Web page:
June 14, 2021
The CDC's Advisory Committee on Immunization Practices is scheduled to meet this week to discuss reports about heart inflammation in adolescents who have received a COVID-19 vaccine, according to ABC News.
The CDC has received 226 reports of myocarditis in people who are under age 30 and have received the Pfizer or Moderna COVID-19 vaccine.
Although myocarditis is temporary and can resolve with treatment and monitoring, the CDC group will analyze the cases to determine whether there is a link to the vaccines, the news outlet reported.
"The observed reports are exceeding the expected — based on the background, the known background rates are published," Tom Shimabukuro, MD, deputy director of the CDC's Immunization Safety Office, told the FDA's vaccine advisory committee on Thursday.
"It's a bit of an apples to oranges comparison, because again, these are preliminary reports," he said. "Not all of these will turn out to be true myocarditis or pericarditis reports."
Nearly 800 unconfirmed cases of heart problems have been reported to the vaccine safety monitoring system, but the CDC is most focused on the cases in people under age 30, according to NBC News. The CDC saw higher-than-usual numbers in the 16-24 age group, particularly among young men after their second dose of the vaccine. Typically, fewer than 100 cases would be expected for the age group.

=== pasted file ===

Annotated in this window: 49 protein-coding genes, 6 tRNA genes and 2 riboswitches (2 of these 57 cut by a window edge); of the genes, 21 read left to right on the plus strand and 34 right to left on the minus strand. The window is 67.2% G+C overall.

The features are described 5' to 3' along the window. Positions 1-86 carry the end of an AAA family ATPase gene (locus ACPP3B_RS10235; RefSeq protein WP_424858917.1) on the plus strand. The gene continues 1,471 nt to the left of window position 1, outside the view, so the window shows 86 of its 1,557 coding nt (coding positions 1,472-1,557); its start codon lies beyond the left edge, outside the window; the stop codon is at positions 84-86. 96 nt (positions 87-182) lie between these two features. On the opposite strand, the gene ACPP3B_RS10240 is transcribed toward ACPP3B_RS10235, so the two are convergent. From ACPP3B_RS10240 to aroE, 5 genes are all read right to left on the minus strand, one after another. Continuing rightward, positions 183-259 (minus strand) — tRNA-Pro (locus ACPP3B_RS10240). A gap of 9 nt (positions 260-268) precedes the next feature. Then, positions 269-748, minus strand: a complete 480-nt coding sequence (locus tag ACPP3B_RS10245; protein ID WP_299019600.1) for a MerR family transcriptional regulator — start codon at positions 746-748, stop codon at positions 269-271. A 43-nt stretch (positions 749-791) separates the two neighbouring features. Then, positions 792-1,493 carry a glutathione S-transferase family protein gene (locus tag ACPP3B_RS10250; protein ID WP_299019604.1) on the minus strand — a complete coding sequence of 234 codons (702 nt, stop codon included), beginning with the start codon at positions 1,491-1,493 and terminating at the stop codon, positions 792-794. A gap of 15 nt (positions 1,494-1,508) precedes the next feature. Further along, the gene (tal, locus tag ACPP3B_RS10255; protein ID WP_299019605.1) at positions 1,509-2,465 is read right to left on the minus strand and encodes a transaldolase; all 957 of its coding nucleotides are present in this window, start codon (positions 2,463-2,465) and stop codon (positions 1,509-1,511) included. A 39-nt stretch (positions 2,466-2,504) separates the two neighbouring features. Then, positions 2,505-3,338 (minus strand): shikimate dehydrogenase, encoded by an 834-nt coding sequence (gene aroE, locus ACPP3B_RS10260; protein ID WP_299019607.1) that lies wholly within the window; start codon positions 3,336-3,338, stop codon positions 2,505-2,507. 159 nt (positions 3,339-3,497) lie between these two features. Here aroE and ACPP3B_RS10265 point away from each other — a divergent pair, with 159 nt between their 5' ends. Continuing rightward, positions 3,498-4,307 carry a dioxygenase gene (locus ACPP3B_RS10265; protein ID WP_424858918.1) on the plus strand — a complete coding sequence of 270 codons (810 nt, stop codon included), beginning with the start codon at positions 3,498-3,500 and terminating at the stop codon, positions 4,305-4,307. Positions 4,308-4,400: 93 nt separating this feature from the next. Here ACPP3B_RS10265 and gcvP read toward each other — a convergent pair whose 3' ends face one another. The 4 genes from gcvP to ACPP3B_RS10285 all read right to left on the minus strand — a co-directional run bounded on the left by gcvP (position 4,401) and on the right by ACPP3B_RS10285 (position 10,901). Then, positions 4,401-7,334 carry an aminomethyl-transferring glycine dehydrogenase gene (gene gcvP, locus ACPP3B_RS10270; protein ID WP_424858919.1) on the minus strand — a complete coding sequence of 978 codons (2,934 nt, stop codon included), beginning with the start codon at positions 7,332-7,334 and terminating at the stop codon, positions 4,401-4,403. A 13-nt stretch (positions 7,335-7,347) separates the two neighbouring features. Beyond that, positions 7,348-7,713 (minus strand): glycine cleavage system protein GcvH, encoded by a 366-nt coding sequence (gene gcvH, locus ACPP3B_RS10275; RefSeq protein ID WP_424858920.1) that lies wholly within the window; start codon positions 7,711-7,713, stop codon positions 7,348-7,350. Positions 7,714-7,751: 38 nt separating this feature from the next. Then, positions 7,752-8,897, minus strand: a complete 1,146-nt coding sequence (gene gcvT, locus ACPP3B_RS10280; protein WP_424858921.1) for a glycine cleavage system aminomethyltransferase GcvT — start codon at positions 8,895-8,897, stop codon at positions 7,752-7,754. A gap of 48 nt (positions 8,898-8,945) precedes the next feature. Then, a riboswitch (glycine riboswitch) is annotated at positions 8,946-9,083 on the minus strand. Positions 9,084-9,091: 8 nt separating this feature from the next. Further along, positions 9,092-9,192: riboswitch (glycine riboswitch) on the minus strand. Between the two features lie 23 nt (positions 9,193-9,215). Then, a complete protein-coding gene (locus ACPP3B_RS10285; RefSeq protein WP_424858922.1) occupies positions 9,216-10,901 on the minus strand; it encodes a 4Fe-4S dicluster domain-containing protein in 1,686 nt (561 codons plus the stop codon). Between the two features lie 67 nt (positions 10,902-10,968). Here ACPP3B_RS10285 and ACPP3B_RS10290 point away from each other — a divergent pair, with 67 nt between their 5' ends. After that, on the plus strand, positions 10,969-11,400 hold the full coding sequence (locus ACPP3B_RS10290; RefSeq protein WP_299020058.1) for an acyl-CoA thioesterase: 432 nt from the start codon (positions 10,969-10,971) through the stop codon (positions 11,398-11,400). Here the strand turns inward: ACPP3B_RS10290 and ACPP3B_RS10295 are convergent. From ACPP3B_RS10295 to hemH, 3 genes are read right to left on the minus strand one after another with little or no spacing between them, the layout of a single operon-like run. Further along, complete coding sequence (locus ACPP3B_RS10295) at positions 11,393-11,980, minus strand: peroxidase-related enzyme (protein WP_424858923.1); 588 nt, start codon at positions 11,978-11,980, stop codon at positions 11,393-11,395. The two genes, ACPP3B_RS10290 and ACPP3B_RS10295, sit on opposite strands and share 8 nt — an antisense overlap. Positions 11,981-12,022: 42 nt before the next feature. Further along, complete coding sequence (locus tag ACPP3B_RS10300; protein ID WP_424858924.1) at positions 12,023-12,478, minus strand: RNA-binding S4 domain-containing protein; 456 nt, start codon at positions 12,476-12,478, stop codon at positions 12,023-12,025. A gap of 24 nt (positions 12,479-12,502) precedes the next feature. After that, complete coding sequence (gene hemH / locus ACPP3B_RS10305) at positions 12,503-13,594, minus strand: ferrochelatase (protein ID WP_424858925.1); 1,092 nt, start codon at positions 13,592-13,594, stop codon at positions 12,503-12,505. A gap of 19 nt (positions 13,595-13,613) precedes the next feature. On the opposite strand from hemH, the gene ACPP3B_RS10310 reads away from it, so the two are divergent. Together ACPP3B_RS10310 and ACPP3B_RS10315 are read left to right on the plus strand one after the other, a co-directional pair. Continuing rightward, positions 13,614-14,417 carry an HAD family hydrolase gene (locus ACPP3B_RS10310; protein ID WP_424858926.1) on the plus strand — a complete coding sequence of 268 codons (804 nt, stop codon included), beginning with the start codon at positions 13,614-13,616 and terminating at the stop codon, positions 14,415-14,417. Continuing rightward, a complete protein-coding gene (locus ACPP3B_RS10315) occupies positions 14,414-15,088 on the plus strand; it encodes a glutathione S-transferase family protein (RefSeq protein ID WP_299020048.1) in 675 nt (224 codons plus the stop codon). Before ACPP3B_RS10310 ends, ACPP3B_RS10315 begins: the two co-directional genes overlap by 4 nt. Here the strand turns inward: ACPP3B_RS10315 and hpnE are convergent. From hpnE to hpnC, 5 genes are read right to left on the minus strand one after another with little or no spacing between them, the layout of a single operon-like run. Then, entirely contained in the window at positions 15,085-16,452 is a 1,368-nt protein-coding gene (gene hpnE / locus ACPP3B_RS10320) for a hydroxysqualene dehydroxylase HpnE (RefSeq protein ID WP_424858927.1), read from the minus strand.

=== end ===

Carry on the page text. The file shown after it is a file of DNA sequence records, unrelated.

Teenagers and people in their early 20s accounted for more than half of the myocarditis cases reported to the CDC's monitoring system, NBC News reported. About 80% of cases have fully recovered and were sent home after a hospital visit, and 15 patients are still hospitalized, including three in intensive care. The CDC will receive an update on the reports during this week's meeting.
The reports of myocarditis and pericarditis in ages 12-24 make up about 54% of the total reports after a second dose, though the age groups make up about 9% of the doses administered, according to the American Academy of Pediatrics.
The CDC committee will focus on what additional data they need to determine if myocarditis is related to vaccines. The group isn't slated to vote on any vaccine recommendation changes or the timeline for COVID-19 vaccine approval for kids.
Keeping the side effects in mind, the CDC still recommends that everyone ages 12 and older receive a COVID-19 vaccine. Anyone who feels chest pain, shortness of breath or a rapid heartbeat within a week of receiving a vaccine should seek medical attention, ABC News reported.
In addition, Pfizer and Moderna are continuing to conduct studies for COVID-19 vaccines in children under age 12. Scientists expect to have data available by the fall, and Pfizer plans to request FDA approval for ages 2-11 in September, the American Academy of Pediatrics reported.